- In another episode of Studio 60 they utilize the West Coast Delay to edit out a segment in which they inadvertently plagiarized another comic's bit; and then they had to do it again for the Hawaii feed when they had to edit the edit. The latter would never happen in real life; at that point the network would just give up and either cut the bit entirely or still-screen a boilerplate apology for the benefit of Honolulans.
- The broadcast from 2008 Summer Olympic Games in Beijing was delayed for 30 seconds, due to risk of political protests.
- A lot of sporting events are broadcast in China with a 30 second delay. A scammer ring took advantage of that a few years ago, using the thirty second gaps to place bets in sites to make a lot of money.
- Non-censorship example: coverage of the Times Square New Year's ball drop on broadcast networks (i.e. ABC, NBC) is shown on a three-hour tape delay on the West Coast so that they can watch it fall at midnight too. News channels like CNN show it live nationally, however.
- They do a similar thing in Australia, where the Sydney Harbour fireworks are broadcast at each time zone's local time. Last year, since Western Australia was on daylight saving time, the same program was rebroadcast once every half an hour over a span a bit over two hours long.
- Every live broadcast is delayed by 3 hours on the West Coast. Saturday Night Live? We never get to see any accidents/major screwups, they've had 3 hours to edit them out. American Idol finale? Don't go on the Internet for 3 hours prior to the announcement... you will see the answer in headlines and Twitter before you get to see it on TV. NBC does this with its Olympics coverage: despite the point of live sports being that it's live, important events are aired on three-hour tape delay. Want to see if Michael Phelps broke the record for gold medals? Too bad; you can't see it live. Heck, in Beijing, they made a huge deal about pushing the organizers to put certain swimming finals in the morning so they could show them live in U.S. primetime ... on the East anyway.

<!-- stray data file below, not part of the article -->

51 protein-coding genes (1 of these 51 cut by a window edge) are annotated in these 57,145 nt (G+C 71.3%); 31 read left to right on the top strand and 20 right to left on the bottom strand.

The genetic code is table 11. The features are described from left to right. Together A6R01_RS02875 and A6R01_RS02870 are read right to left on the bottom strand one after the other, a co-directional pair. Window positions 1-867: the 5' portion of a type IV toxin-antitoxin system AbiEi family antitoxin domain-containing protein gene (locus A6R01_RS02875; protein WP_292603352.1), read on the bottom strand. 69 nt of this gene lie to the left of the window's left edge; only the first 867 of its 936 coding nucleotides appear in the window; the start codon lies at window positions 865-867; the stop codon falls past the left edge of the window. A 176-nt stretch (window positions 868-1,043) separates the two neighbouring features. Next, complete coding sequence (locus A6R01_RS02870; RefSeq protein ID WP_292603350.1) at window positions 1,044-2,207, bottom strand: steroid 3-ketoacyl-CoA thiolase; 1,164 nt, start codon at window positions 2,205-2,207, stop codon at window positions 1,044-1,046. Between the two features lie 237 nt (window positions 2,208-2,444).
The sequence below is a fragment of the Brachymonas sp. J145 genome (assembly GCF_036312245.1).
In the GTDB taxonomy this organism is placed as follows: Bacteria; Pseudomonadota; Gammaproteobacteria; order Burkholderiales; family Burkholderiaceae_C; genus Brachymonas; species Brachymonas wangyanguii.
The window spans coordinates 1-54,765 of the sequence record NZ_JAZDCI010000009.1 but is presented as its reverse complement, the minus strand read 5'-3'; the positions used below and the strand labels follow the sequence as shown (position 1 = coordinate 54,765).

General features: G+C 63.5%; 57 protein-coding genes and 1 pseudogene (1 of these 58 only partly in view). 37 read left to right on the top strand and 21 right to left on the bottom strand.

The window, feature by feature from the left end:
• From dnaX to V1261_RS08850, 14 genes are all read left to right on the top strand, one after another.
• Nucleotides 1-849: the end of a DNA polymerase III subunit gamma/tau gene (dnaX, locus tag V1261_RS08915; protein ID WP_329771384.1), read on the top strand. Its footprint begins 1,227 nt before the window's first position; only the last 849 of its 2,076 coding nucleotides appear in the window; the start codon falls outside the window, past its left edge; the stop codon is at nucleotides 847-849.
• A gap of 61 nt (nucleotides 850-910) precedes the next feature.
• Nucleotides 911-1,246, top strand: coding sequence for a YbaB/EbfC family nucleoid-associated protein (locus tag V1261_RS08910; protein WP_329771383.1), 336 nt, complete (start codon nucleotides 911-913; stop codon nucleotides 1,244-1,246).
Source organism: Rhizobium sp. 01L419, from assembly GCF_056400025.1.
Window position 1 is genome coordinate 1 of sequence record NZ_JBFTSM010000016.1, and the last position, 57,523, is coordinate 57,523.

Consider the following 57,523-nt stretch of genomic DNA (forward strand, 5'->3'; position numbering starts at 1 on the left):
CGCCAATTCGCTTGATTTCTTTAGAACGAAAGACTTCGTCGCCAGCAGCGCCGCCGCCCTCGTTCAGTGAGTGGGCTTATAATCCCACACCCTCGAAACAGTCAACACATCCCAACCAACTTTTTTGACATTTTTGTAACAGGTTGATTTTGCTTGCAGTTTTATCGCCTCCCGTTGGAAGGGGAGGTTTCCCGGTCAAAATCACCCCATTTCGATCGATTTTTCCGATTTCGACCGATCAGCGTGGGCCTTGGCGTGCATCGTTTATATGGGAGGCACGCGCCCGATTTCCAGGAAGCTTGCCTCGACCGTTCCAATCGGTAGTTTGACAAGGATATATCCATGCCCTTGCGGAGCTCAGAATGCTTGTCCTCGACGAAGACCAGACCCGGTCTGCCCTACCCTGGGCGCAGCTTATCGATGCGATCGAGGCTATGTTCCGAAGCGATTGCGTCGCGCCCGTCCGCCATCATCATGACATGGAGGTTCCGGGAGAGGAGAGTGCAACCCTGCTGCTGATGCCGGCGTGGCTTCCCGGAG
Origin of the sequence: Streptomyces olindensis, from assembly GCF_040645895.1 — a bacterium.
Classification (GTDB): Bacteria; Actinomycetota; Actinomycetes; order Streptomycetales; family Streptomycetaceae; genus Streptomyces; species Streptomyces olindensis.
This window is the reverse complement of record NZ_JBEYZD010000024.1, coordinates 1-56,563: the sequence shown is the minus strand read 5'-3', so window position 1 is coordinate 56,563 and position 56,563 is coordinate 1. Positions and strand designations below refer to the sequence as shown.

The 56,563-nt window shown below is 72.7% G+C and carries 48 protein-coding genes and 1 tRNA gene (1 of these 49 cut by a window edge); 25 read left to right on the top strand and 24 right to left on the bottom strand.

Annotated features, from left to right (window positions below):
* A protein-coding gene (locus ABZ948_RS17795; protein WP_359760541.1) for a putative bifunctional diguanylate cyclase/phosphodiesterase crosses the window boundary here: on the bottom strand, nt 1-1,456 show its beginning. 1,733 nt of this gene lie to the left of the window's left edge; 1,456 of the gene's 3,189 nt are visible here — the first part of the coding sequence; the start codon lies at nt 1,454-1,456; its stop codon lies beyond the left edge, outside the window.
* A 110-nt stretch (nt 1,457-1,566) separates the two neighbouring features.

- Made rather ridiculous with the 2010 Vancouver Games. Despite taking place in the Pacific Time Zone, those in the same time zone in the United States couldn't watch the games live!
- Seems that NBC finally learned part of their lesson though, as they announced that it would stream all of the events online beginning at London. However, they still showed events on primetime tape delay... (including the ceremonies; only the closing ceremonies were streamed following a huge outcry from viewers, #nbcfail)
- Subverted by the Academy Awards, which are always broadcast live on both the east and west coast.
- Between an audience member flashing her boobs on camera and Jane Fonda dropping a C-bomb, it's surprising that NBC's Today Show still isn't on a broadcast delay. Not that we are complaining, mind you... (All of the morning shows are usually tape-delayed for every time zone by default)
- Big Brother in the UK goes haywire with this, not even showing footage of the housemates when they silence it (they usually cut to the chickens in the back garden). Wouldn't be so bad if they didn't do it way post-watershed as well - it's very confusing to watch overzealous censoring at 3am.
- The late night/early morning censorship tends to be when potentially libelous material is being said, e.g. references to friends and commercial brands.